When my daughter Madeline was five, I was introducing her to tennis. We would go out and see how many times we could get the ball over the net together. We screamed, giggled and sprayed them all over creation. We did surprise hugs as the reward for just getting the ball over the net sometimes. (“Hey, Madeline! Do you see that eagle way over there?” She would turn to look. I would run around the net and yell, “Surprise hug!” Then, next ball, she would say, “Hey, Dad! Do you see that big bear over there?” I would turn around and say, “Where? Where?” It took her forever to get around the net post, but she would finally arrive and throw her arms around me yelling, “Surprise hug!” We had so much fun.

No, Madeline is not five years old here, but she always has been tall for her age...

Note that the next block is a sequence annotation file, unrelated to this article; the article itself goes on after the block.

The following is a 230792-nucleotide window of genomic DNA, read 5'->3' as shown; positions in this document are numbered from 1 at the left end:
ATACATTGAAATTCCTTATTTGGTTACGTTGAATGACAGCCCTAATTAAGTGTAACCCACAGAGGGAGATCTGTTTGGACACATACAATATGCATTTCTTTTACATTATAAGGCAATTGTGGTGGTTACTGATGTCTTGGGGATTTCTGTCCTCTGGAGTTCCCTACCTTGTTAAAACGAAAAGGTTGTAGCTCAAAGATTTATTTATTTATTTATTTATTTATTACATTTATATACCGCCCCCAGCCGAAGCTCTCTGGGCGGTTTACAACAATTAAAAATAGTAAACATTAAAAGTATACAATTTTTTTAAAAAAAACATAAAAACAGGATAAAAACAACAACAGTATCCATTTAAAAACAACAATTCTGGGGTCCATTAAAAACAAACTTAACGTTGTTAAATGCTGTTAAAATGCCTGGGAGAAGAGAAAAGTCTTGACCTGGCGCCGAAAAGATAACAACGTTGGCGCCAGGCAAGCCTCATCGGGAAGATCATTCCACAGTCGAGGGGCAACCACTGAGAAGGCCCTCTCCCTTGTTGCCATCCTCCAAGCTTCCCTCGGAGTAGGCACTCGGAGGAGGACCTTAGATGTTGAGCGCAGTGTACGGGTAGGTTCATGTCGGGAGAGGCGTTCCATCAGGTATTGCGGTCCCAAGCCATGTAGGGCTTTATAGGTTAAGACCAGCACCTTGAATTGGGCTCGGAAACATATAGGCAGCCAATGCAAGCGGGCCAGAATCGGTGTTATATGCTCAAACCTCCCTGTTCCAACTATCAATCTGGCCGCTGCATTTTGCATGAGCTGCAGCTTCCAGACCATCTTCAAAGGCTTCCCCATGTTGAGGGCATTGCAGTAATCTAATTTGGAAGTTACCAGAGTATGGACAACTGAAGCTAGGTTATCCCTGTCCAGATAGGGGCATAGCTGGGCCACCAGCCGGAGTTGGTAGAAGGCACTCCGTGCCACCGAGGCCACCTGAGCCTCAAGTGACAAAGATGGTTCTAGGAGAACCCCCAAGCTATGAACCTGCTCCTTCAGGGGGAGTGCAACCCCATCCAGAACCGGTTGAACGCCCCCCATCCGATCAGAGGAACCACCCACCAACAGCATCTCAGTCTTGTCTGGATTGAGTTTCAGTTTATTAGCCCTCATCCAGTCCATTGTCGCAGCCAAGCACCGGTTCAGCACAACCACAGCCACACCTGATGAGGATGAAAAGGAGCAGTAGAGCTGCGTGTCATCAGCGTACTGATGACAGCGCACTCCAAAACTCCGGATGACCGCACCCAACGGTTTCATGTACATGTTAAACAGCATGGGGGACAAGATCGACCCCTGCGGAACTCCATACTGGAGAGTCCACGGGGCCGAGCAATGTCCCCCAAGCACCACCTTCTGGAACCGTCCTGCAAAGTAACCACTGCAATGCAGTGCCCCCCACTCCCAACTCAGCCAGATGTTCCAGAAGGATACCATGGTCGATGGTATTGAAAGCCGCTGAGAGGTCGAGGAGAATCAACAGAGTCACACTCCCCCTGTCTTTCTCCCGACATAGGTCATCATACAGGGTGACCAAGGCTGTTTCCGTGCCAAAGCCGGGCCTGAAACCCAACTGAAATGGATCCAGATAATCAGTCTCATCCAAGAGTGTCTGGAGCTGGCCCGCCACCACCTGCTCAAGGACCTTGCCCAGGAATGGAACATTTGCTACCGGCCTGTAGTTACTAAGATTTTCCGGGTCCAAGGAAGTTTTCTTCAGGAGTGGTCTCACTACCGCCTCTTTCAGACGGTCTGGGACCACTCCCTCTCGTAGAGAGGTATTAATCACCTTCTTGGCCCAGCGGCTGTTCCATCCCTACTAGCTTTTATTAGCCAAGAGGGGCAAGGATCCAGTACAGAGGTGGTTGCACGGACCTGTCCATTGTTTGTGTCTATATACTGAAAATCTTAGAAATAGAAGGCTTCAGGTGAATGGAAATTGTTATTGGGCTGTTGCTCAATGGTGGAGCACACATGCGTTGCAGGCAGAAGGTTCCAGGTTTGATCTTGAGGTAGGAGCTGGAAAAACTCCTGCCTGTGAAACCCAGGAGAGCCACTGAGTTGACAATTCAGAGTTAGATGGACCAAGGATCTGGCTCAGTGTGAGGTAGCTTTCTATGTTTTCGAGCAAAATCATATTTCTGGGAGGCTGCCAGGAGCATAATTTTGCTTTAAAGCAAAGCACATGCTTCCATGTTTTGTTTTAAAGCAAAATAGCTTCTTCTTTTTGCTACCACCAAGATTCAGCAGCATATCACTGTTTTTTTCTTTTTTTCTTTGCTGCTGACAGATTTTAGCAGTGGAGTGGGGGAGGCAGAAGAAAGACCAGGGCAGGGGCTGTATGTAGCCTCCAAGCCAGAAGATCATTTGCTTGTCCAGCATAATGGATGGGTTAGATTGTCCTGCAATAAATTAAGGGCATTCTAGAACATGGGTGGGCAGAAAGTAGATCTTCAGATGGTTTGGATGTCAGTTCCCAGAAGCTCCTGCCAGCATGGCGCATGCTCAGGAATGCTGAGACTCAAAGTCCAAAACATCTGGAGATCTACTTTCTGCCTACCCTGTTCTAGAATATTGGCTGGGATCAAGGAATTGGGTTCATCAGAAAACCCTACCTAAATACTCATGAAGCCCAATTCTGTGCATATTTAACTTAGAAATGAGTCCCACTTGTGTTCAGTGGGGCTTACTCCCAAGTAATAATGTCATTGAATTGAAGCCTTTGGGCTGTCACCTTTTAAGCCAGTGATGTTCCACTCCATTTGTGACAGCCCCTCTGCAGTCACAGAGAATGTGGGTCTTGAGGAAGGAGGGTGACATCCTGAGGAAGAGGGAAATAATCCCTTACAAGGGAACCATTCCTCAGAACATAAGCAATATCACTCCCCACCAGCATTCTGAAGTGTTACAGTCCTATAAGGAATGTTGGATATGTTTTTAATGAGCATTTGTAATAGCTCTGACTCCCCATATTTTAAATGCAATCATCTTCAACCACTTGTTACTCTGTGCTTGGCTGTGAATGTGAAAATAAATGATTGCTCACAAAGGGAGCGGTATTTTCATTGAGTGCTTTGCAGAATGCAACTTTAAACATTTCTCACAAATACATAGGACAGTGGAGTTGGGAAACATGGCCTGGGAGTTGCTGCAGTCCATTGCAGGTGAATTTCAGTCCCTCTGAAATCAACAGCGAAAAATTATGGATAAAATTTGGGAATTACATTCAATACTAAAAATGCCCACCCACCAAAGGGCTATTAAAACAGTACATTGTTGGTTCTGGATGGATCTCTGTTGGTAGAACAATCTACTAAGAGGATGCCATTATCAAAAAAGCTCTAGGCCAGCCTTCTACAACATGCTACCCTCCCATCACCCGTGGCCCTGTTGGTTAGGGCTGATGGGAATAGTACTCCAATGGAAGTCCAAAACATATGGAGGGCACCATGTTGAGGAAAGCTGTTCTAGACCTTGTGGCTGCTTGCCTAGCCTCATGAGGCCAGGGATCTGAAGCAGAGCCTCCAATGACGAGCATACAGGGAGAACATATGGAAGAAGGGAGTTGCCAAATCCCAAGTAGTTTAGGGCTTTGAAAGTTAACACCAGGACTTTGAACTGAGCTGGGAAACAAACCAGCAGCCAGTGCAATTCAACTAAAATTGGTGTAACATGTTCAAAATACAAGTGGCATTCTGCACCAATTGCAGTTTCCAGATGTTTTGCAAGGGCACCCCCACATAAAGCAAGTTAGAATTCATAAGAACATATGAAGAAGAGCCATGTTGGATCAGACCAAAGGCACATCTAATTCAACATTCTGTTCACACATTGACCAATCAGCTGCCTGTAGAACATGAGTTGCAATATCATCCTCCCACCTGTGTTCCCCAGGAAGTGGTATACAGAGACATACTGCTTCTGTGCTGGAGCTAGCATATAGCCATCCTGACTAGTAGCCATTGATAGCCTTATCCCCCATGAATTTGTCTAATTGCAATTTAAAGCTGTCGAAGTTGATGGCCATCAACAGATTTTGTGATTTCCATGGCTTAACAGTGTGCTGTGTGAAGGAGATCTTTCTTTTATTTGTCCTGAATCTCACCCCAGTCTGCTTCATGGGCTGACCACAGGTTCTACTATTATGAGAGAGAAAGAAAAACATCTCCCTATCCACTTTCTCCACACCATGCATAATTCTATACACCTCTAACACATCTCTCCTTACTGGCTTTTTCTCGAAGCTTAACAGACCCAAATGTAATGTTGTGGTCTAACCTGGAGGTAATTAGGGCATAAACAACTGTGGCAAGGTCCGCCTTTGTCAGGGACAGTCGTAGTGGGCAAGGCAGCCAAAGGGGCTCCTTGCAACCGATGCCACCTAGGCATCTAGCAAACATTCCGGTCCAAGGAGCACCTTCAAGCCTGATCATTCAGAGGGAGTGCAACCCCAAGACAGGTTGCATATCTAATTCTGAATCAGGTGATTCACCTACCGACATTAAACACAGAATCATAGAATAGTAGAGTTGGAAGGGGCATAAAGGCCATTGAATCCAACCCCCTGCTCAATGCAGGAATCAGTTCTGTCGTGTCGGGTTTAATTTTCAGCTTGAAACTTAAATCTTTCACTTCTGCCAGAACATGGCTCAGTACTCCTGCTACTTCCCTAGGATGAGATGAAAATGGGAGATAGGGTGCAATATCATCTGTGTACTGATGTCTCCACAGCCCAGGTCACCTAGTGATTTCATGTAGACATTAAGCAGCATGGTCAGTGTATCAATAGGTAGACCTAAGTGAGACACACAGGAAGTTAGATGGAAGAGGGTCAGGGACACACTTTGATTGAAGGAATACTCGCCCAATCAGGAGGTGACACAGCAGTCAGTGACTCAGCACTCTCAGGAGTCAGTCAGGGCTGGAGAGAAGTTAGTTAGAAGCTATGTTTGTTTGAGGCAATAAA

Until I tried to sneak in a teaching tip. “Punkin, I want you to hold your racket like this and swing like this…” It went from Dad/Daughter fun to Coach trying to train a little tennis pro. In that instance, every single time, no matter how sneaky or subtle I tried to be, the light would go out of her eyes and the fun would stop. I finally quit pushing, and the relationship of Dad/Daughter returned. It was HARD sometimes. I had to bite my tongue a lot. But our relationship thrived when I was able to do it.

After a few years of fun like this, one day Madeline just didn’t really want to go play tennis. And that was that.

What she wanted to do was swim. We went to the beach 41 times together one summer. We dove for fish and touched their fins. We searched for treasure at the bottom and came up with little kids pacifiers, Cracker Jacks rings, sunken balls, forks (sounds more like a landfill than a beach, now that I write about it). One day there was a torrential downpour that cleared the beach of everyone but us. It was like the world was deserted and we were the only two left. So we ducked under water, held our breath and looked up at the millions of raindrop shards piercing the water above us.